My minder and I share a dinner of eggplant, basmati rice and pomegranate curry. We talk about politics and my minder predicts that the U.S. won't attack Iran: "The time for solving differences through warfare and bloodshed is over," said my minder. We also talk about our personal lives. My minder was a professional basketball player and male model during the Shah's reign. His family lost their fortune after the revolution, so my minder got a job escorting foreign nationals for different embassies because he speaks fluent English. He asks me if I'm expected to marry a Zoroastrian so I can have Zoroastrian children. I shrug. "You have to do something about those strict rules before all of you die out," he said. We smoke a hookah and play Persian backgammon since there's nothing else to do in the desert. I ask my minder if he ever considered leaving Iran. "I don't want to go the U.S. and get my Ph. D., as in 'Pizza Hut Delivery boy,'" he jokes.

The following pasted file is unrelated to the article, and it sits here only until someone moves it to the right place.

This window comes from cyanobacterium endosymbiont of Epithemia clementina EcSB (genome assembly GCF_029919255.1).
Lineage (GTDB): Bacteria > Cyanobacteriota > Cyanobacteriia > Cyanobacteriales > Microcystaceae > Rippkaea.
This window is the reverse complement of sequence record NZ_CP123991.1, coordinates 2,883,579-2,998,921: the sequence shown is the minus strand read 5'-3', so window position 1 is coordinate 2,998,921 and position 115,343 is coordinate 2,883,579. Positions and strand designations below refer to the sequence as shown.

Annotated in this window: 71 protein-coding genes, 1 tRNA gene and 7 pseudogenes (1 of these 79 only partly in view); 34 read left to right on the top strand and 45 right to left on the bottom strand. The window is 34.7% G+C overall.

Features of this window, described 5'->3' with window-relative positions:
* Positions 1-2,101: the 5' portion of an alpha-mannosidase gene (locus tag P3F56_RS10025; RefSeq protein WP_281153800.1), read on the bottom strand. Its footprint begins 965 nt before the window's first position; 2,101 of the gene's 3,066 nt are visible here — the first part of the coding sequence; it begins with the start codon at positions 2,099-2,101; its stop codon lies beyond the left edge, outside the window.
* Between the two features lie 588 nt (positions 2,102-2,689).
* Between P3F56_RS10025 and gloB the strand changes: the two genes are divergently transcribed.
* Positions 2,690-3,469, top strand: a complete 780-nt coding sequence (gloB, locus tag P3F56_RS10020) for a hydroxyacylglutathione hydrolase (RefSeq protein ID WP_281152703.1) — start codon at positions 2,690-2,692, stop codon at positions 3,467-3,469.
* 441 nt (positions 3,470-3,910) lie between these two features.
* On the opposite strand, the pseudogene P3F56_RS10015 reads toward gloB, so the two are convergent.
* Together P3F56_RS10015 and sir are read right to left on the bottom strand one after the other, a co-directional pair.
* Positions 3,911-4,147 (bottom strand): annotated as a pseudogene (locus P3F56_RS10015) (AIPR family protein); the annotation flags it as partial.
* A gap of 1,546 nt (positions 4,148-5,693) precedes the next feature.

I spend the rest of my time in Yazd with the Zoroastrian community. I visit a fire temple where the holy flame has burned for 1,500 years. The priest tells me there are 200 devotees in Yazd. When I ask if the Muslims respect the Zoroastrians, he says "some of them, but not all." He introduces me to two young Zoroastrians dressed in traditional garb. Their bright outfits contrast the dusty dunes of the desert. "We have many problems with the government," said Banafshe, who is in her mid-twenties. "It is difficult to get a job, and when you tell people you're a Zoroastrian, they do not treat you the same." She added, "This year the government prevented us from celebrating one of our holy days because it overlapped with a Muslim holy day. They were scared that the Muslims would attend out event because it's more festive. We still held our celebrations but very discreetly and only with a small fire."
While visiting the abandoned Towers of Silence where the Zoroastrian dead use to dispose corpses by exposure to natural elements, the priest said I could remove my headscarf. "You are fine over here because this is our holy site." Today, there are not enough Zoroastrians to warrant keeping the towers in commission.